Mardi Gras Carnival Art / February 22, 2019 / Gladys Hayden
The major parades originate in the Uptown and Mid-City districts and pass through St Charles Avenue and Canal Street. After the main Zulu and Rex parades have passed through a number of smaller parades with truck floats and walking clubs make their way around the city. Spectators can revel in the colours and excitement of the parades costumes masks and catching as many of the famous beads as they can. Mardi Gras is an event that is being awaited by millions of people throughout the US. It is an event where a lot of people from all over the United States fly over to New Orleans to be a part of the mega celebrations.
After the founding of the Mystic Krewe of Comus in 1857 (and their nighttime torch-lit parade) the Krewe Of Rex established several key factors that would become staples for the entire Carnival tradition in 1872: the Mardi Gras flag the official colors of purple green and gold and the "royal anthem" of a song titled "If Ever I Cease To Love." In classic New Orleans style the song comes from a burlesque show entitled "Blue Beard" and features some of the craziest lyrics this side of a Christina Aguilera National Anthem performance: "If Ever I Cease To Love If Ever I Cease To Love/May cows lay eggs and fish grow legs If Ever I Cease To Love." Our very own Edward Branley recently told the fascinating story of how these insane lyrics have anything to do with Mardi Gras.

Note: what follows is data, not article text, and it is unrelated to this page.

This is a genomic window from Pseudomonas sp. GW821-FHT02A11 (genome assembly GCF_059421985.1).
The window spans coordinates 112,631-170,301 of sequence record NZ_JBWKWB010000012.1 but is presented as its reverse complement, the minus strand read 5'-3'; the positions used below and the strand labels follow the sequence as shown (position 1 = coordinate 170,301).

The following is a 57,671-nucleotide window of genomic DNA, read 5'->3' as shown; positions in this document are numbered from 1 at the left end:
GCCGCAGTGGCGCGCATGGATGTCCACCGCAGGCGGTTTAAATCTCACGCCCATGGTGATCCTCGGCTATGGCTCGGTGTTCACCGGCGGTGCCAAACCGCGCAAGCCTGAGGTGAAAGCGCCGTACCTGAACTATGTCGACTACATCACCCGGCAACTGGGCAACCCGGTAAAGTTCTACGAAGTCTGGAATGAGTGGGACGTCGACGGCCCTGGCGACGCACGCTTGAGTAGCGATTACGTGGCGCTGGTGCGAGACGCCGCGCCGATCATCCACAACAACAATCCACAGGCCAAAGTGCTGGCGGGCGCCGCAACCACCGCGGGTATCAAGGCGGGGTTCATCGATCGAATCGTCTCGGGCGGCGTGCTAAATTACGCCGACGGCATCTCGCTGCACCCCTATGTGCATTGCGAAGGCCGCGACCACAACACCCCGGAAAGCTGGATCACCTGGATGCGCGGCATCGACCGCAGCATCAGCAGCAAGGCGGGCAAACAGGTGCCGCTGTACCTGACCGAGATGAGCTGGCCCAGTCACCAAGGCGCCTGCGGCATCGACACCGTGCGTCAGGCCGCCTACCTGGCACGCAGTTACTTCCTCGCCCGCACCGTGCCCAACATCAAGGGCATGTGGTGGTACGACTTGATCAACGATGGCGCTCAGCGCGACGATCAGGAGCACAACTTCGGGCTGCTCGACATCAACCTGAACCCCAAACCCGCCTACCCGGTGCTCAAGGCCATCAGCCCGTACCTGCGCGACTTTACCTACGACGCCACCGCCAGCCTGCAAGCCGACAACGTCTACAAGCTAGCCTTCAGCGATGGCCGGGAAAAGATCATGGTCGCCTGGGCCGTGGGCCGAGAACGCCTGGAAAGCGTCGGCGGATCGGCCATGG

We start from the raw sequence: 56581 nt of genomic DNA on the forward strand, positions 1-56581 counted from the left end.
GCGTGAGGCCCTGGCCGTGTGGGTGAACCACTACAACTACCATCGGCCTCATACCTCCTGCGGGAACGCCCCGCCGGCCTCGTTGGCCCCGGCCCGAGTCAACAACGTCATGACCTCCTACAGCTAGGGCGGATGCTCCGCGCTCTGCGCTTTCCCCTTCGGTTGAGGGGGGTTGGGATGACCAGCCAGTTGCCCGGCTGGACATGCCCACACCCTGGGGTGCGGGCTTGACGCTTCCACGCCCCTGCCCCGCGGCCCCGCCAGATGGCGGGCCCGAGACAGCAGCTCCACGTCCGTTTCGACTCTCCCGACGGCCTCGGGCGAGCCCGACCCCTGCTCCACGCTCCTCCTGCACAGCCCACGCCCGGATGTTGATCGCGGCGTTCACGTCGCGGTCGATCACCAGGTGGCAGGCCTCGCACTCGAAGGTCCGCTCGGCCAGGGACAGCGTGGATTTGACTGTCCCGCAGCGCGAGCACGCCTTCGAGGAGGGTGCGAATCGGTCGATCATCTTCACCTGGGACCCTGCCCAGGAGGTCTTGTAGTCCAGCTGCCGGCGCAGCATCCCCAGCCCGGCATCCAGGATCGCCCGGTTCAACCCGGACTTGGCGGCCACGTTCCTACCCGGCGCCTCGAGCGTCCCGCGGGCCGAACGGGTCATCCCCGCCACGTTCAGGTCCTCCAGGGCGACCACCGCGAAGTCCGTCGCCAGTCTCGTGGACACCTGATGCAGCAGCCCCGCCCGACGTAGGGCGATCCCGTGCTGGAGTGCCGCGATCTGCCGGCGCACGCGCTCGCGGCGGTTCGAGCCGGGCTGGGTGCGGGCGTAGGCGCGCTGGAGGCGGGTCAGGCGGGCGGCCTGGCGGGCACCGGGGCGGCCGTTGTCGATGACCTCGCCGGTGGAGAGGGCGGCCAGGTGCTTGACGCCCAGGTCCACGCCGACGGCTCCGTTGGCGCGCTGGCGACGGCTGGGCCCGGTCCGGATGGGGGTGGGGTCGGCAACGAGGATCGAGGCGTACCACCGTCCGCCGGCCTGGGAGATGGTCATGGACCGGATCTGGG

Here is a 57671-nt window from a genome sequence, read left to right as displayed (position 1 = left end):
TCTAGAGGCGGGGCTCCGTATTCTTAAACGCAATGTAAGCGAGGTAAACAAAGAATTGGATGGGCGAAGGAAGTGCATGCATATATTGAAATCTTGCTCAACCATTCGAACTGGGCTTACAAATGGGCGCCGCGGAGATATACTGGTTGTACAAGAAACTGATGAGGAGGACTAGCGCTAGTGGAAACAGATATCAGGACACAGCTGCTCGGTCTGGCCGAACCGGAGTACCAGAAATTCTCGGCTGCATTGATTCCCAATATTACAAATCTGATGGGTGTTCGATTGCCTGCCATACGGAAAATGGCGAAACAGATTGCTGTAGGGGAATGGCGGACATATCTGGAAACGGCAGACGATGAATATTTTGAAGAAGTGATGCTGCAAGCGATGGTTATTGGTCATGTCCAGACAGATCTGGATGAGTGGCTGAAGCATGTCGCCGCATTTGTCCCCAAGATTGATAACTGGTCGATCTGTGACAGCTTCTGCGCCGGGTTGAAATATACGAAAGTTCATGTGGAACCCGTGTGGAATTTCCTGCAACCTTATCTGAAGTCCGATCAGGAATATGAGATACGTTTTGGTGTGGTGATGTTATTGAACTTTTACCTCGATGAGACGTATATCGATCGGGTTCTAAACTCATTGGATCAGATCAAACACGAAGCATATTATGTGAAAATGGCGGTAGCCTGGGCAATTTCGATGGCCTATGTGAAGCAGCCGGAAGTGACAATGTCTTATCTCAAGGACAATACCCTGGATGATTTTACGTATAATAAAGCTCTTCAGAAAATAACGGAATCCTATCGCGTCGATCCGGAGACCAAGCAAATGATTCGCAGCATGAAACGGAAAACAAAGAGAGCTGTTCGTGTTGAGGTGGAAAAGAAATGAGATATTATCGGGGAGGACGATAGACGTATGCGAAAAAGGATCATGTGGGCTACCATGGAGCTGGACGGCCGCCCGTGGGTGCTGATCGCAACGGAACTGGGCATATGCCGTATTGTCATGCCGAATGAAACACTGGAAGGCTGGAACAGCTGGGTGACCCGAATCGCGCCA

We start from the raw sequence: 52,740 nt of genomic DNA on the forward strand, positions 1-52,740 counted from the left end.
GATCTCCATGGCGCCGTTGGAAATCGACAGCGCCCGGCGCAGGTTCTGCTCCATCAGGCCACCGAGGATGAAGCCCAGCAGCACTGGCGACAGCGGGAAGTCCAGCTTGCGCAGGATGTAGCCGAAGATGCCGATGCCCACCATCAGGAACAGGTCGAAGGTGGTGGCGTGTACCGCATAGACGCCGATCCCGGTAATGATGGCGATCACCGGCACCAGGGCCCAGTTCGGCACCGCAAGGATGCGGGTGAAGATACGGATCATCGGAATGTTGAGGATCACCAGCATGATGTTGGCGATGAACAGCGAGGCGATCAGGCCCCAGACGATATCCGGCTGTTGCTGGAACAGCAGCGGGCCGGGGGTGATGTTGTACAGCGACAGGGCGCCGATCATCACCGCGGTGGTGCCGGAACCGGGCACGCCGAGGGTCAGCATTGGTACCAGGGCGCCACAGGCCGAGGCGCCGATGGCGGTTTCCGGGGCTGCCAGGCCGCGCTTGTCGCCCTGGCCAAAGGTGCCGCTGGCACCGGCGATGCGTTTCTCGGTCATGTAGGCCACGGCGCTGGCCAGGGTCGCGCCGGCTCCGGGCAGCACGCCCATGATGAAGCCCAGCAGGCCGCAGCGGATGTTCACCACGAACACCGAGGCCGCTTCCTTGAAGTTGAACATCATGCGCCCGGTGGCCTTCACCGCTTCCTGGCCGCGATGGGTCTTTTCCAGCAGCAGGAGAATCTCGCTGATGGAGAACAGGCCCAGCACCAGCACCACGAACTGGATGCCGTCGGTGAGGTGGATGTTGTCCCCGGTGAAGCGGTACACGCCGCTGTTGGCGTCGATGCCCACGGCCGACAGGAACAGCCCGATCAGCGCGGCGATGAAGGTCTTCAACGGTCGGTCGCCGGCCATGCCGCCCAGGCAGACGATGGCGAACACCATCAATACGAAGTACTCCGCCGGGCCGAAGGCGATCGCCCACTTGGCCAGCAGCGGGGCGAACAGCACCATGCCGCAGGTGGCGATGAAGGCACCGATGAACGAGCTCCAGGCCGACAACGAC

In the early 90 s people began to tire of the thin strands of plastic beads and would actually just leave them laying on the ground so some krewe members began to throw larger beads or novelty type beads with a theme. So why throw Mardi Gras beads? There is a school of thought that the beads or representative of the jewelry that was worn by royalty. People stand on the side of the road begging trinkets. "Throw me something Mister" is a phrase you can hear over and over again. If you catch the eye of a krewe member they will reward you by throwing a string of beads or more to you.